A new UK study has raised concerns that the CCP virus has more chance to mutate during chronic infections, and it could “mutate to outwit our vaccines,” a leader of the study said.
In an unedited manuscript pre-published by Nature on Friday, a team led by researchers at Cambridge University said they saw repeated mutations while treating an immunocompromised patient.
The team sequenced virus genomes in a patient 23 times across 101 days while he was treated for COVID-19, the disease caused by the CCP (Chinese Communist Party) virus, commonly known as the novel coronavirus.
The patient, who has now died, was a man in his 70s with a “seriously compromised” immune system.
After the patient was given two doses of convalescent sera—plasma from the blood of recovered COVID-19 patients that contains antibodies—the team saw a “dramatic shift” in the virus population.
According to a Cambridge University news release, one of the variants that emerged, which became dominant for a while, contained two mutations of concern.
One is the D796H mutation, which seemed to be responsible for decreasing susceptibility to the antibodies in the plasma—a typical viral mutation to escape immune pressure.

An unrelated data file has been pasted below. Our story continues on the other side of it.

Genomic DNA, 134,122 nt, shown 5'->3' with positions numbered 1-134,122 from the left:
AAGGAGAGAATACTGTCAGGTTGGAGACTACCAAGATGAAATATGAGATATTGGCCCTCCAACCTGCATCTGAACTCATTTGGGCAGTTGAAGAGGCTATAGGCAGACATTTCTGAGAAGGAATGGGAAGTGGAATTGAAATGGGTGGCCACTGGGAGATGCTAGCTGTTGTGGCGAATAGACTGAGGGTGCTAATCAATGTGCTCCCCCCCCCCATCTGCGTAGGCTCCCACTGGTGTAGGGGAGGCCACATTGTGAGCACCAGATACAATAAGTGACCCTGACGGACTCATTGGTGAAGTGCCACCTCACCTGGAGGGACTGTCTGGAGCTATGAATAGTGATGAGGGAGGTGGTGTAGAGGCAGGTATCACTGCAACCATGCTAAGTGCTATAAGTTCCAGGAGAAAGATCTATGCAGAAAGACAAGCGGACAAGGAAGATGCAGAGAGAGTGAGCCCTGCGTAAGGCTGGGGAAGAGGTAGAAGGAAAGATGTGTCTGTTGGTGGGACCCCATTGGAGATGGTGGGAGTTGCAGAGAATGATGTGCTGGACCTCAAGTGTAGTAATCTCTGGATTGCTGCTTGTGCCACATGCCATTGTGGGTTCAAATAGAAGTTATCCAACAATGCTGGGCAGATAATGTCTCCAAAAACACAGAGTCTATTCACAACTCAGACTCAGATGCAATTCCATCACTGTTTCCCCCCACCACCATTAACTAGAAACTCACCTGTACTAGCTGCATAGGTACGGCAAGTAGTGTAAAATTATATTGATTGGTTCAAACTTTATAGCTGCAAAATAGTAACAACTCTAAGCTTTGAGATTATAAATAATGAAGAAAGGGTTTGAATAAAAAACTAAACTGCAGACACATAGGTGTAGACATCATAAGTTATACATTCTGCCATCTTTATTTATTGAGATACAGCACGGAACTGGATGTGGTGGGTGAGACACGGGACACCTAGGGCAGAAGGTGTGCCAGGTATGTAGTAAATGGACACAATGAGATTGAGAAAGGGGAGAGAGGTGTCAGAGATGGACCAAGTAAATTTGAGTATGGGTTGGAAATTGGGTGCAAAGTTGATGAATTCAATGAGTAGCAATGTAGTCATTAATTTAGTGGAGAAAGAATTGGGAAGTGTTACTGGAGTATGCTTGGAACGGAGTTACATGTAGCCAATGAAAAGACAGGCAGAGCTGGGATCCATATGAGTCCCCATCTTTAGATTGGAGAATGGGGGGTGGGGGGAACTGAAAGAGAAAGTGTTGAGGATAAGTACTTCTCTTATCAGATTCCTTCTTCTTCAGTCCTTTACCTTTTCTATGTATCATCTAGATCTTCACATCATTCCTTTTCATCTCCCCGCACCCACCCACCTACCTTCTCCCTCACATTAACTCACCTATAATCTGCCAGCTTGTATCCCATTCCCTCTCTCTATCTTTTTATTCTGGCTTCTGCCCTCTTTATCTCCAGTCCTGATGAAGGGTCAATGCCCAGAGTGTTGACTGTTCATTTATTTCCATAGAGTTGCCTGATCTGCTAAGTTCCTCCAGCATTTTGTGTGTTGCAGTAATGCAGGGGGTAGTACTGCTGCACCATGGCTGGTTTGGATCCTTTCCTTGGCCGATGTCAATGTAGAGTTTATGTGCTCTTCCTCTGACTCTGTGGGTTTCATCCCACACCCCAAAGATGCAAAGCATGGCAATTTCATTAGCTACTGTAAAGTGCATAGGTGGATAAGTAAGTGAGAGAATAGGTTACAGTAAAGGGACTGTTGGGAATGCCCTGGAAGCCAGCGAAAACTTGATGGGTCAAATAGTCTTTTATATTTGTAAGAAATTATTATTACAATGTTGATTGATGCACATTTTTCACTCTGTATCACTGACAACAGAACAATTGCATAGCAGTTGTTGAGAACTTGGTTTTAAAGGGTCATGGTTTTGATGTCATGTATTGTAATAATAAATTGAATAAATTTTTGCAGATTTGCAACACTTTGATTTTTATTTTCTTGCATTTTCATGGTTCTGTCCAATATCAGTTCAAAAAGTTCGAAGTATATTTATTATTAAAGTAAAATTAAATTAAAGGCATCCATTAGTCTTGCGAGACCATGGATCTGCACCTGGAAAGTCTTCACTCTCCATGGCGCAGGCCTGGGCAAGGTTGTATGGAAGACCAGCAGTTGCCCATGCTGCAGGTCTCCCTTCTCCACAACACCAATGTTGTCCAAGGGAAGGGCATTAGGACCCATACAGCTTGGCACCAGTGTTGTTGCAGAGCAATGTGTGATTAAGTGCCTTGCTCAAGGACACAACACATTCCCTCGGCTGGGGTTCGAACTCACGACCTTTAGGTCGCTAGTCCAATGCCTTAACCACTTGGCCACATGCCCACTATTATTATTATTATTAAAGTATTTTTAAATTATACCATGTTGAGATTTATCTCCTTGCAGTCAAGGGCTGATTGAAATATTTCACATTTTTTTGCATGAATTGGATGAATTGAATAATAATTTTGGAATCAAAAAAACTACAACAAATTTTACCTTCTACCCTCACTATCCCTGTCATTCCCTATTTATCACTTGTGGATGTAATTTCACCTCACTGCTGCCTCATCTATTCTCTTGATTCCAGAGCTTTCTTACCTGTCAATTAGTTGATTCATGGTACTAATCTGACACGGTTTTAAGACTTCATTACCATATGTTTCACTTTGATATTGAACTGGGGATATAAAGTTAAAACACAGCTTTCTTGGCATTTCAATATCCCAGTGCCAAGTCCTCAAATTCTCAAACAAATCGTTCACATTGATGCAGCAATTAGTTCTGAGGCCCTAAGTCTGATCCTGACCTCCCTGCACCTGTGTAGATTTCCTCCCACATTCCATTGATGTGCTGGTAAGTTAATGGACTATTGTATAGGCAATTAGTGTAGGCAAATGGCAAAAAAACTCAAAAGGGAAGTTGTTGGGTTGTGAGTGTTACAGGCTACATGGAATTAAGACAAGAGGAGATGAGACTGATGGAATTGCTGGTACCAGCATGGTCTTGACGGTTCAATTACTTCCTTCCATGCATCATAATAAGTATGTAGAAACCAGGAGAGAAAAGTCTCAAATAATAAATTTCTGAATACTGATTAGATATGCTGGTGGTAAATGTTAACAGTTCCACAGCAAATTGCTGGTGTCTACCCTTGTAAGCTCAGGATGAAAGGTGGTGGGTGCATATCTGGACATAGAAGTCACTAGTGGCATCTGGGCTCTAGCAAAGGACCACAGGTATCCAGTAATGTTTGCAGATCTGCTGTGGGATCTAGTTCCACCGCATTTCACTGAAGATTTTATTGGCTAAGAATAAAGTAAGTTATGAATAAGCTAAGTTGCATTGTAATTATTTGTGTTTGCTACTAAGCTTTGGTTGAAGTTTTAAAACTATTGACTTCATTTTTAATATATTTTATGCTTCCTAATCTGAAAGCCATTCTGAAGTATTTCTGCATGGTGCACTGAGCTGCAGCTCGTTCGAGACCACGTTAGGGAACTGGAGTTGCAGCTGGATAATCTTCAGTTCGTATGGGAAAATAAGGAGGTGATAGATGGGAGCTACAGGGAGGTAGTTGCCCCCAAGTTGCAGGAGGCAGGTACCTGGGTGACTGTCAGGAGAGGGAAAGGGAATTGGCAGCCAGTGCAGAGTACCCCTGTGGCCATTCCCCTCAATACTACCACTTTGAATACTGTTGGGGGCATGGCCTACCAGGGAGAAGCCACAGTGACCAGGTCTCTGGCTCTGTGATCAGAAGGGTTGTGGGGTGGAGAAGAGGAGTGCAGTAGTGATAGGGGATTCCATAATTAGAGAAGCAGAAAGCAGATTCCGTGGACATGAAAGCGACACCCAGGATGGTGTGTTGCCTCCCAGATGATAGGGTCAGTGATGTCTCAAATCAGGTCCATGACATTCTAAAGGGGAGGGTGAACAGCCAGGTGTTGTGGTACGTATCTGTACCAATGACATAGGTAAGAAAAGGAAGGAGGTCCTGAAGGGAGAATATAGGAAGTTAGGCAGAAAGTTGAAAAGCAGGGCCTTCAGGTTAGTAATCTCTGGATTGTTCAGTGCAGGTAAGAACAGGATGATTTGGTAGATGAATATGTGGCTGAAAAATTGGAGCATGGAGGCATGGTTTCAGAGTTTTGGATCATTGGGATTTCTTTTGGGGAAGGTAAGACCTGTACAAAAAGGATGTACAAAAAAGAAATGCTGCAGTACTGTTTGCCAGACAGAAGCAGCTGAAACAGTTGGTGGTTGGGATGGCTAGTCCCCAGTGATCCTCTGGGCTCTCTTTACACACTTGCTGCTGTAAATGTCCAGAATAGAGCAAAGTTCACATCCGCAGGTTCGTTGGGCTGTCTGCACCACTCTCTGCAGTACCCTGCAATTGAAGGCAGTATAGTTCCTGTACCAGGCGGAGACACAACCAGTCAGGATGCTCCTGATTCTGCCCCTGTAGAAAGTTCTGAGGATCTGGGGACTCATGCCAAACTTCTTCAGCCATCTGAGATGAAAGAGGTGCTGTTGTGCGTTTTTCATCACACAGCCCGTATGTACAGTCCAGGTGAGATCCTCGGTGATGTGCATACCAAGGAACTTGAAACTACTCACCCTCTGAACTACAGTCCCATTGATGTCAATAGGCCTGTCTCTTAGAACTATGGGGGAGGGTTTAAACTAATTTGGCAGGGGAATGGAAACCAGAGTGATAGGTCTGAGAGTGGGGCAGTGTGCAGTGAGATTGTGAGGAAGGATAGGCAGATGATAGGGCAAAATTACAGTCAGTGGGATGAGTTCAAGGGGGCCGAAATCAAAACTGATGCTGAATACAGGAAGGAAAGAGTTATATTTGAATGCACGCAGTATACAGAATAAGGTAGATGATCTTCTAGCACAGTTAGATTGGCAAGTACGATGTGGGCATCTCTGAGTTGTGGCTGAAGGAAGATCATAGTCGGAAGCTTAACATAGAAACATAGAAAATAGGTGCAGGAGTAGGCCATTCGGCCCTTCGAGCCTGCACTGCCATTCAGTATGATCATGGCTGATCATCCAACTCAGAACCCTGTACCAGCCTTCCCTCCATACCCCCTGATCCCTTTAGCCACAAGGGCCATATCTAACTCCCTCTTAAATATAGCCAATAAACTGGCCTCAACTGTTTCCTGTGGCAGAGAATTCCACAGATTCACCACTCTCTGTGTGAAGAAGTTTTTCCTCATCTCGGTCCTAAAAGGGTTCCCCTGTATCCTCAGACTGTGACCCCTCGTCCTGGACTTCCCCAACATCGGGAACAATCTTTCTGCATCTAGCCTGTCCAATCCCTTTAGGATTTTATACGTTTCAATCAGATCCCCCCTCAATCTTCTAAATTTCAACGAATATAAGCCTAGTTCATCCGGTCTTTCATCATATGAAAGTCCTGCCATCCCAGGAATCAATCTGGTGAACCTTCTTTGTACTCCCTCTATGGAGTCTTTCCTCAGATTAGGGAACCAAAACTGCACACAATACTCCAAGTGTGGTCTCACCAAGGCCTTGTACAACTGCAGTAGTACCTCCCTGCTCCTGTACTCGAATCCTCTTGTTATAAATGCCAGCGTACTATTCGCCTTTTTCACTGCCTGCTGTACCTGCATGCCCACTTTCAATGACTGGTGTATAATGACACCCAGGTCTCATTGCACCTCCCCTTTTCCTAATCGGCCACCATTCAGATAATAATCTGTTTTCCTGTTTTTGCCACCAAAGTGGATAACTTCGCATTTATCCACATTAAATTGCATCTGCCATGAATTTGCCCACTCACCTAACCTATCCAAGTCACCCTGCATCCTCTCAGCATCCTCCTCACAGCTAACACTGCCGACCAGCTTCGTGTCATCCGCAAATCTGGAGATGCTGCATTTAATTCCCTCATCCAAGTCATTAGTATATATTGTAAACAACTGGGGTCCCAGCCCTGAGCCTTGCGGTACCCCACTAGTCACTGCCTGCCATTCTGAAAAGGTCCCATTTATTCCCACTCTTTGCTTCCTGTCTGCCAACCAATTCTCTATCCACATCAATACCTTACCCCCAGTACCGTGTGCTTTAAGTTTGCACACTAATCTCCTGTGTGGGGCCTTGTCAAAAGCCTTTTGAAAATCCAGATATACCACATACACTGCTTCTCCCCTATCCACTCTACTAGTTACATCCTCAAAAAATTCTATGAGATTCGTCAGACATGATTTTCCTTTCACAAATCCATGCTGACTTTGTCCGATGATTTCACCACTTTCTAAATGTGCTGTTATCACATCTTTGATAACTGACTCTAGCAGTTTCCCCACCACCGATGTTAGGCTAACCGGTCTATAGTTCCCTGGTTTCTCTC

The other is ΔH69/ΔV70 amino acid deletion in part of the spike protein—a mutation that makes the virus twice as infectious.
“This paradigm is classic for viruses, whereby escape mutations are followed by or accompanied by compensatory mutations,” the university wrote.
The ΔH69/ΔV70 deletion had been detected multiple times, including in the so-called UK variant VUI 202012/01 and in the cluster-5 variant found both in minks and humans in Denmark. But this is the first time researchers have observed its emergence in a patient.
The team found that although the dominant variant “initially appeared to die away, it reemerged again when the third course of remdesivir and convalescent plasma therapy were administered.”
Ravi Gupta, a Cambridge professor who led the research, said, “What we were seeing was essentially a competition between different variants of the virus, and we think it was driven by the convalescent plasma therapy.”
He said the findings raise a “worrying possibility.”
“Given that both vaccines and therapeutics are aimed at the spike protein, which we saw mutate in our patient, our study raises the worrying possibility that the virus could mutate to outwit our vaccines.”
“This effect is unlikely to occur in patients with functioning immune systems, where viral diversity is likely to be lower due to better immune control. But it highlights the care we need to take when treating immunocompromised patients, where prolonged viral replication can occur, giving greater opportunity for the virus to mutate,” Gupta added.
Dr. Julian Tang, a virologist from University of Leicester, said that a similar phenomenon has been observed before in a 45-year-old immunocompromised patient who received different treatment.